Two reports produced today by the Healthcare Commission suggest older people are often denied access to the full range of mental health services available to younger adults and that improvements are needed to adult community specialist mental health services.
The first report is based on a study of services for people over 65 at six specialist mental health trusts – that is about 10 per cent of the total number. The Commission says it found evidence of high quality care in cases where there was good integration of health and social services and also found good support and training for carers at some trusts.
But the study shows older people were often unable to access the full range of services, including out of hours and crisis support, psychological therapies, and drug and alcohol misuse services. The Commission is recommending the Government to steer the strategic direction for mental health services towards making sure older people’s rights are upheld. It is also calling on the Royal College of Psychiatrists and other organisations to develop care models based on assessment of need rather than age.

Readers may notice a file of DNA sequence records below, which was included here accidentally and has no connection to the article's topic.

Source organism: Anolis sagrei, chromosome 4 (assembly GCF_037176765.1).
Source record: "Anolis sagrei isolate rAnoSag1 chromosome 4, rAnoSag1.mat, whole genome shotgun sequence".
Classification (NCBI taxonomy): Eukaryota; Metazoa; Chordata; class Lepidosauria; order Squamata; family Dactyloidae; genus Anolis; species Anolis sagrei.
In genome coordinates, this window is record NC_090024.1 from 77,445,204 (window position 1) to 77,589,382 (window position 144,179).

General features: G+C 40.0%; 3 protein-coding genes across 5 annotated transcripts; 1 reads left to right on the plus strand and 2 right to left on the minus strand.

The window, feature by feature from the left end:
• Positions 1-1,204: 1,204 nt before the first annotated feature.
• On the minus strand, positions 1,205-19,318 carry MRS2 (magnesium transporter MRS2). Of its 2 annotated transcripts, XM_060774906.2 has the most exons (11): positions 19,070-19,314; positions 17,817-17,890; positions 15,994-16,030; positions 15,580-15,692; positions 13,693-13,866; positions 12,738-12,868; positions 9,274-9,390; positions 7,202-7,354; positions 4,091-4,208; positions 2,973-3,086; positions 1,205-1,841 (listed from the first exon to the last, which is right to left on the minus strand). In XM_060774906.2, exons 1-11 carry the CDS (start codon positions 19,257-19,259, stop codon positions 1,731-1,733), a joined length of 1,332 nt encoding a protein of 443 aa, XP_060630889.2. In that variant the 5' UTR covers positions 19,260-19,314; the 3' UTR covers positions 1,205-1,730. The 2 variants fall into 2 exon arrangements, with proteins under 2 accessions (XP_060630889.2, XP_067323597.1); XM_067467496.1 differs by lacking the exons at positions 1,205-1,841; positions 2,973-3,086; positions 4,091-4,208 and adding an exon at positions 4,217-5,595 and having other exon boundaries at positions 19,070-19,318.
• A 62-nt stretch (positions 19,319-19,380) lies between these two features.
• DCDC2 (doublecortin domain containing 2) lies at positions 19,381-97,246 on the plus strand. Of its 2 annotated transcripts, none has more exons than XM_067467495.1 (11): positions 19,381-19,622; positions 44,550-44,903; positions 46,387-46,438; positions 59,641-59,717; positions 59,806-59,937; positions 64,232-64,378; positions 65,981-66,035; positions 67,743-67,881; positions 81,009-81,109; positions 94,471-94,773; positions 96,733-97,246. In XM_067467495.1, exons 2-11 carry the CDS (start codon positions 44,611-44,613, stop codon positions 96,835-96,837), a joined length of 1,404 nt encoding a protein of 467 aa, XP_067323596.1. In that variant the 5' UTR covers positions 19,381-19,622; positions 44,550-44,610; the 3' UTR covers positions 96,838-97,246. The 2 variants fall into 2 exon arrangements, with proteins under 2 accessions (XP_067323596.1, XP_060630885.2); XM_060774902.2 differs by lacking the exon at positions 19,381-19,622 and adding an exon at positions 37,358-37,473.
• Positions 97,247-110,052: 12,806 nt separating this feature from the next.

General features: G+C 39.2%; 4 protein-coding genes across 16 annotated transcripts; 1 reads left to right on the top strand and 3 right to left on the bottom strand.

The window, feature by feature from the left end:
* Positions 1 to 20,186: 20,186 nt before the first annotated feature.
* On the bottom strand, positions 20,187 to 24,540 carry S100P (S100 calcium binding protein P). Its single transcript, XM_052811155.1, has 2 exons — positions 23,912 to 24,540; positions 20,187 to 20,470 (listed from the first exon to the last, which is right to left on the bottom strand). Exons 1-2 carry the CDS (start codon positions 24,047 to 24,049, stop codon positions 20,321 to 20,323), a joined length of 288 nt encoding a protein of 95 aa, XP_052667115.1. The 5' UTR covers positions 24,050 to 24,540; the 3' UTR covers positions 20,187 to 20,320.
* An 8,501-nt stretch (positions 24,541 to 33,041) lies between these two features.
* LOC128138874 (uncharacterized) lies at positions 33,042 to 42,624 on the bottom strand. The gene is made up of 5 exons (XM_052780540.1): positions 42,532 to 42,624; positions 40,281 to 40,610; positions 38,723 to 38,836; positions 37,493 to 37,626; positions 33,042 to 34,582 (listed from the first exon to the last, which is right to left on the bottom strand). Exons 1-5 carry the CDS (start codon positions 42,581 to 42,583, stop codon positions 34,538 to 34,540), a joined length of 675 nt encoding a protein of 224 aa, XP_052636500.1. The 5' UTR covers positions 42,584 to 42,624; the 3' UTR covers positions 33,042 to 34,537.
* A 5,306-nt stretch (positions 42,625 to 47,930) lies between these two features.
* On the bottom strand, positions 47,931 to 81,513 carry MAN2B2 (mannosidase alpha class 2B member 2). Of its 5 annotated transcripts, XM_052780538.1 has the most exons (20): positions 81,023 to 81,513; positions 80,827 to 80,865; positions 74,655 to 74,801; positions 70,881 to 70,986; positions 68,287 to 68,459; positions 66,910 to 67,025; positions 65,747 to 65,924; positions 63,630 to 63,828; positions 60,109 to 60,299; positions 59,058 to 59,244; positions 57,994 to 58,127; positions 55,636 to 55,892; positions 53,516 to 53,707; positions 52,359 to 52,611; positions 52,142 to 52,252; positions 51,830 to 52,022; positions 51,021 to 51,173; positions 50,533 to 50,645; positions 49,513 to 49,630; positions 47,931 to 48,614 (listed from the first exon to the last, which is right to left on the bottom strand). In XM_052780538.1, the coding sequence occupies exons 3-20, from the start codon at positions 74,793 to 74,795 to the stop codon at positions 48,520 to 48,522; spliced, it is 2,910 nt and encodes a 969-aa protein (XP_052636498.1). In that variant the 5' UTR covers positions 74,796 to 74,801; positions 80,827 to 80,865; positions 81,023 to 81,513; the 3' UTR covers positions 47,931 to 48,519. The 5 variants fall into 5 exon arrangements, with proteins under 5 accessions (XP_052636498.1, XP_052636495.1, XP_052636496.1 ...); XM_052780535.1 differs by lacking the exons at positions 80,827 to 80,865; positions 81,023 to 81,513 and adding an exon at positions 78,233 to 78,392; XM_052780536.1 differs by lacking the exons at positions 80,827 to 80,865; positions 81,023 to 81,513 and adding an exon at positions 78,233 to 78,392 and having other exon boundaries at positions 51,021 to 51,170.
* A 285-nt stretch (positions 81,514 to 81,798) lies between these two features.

Today’s second report finds that almost half of people who need specialist community mental healthcare do not have an out-of-hours contact to use if they are in a crisis and 55 per cent of people with schizophrenia have not been offered recommended psychological therapies. The report details progress by all 68 NHS specialist community mental health trusts.
Anna Walker, the Commission’s chief executive, said it was right that people with mental health problems were increasingly cared for in the community. She added:“While it is very encouraging that there have been some improvements since we reviewed this area in 2006, this report shows that significant gaps still exist, particularly in important areas such as access to out-of-hours support for people with a mental health problem and psychological therapies for people with a diagnosis of schizophrenia. This situation must change.”